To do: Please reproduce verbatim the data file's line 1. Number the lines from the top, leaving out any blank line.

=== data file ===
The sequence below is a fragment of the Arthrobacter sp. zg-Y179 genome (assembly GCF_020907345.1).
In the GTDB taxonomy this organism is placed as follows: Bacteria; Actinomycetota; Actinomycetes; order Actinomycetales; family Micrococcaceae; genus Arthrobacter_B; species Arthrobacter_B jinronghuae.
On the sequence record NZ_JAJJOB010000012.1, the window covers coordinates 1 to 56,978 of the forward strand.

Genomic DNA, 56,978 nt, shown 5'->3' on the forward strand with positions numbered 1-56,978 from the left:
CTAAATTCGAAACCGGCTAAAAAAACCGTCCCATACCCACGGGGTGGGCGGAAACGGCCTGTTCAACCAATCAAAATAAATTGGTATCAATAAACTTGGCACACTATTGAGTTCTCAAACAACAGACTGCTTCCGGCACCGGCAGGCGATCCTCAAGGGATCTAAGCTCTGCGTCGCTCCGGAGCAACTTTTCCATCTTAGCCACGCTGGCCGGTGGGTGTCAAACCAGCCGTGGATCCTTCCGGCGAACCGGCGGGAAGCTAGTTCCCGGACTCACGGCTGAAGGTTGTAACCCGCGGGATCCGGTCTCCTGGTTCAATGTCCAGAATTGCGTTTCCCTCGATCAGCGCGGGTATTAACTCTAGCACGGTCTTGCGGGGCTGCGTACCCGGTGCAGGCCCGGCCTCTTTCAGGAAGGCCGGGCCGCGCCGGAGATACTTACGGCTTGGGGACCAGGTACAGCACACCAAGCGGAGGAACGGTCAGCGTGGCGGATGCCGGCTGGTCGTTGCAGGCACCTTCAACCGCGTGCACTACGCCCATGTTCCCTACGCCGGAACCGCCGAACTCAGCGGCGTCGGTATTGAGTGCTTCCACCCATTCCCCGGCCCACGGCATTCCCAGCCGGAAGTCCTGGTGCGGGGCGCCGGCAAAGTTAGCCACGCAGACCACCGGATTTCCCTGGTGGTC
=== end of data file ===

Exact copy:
The sequence below is a fragment of the Arthrobacter sp. zg-Y179 genome (assembly GCF_020907345.1).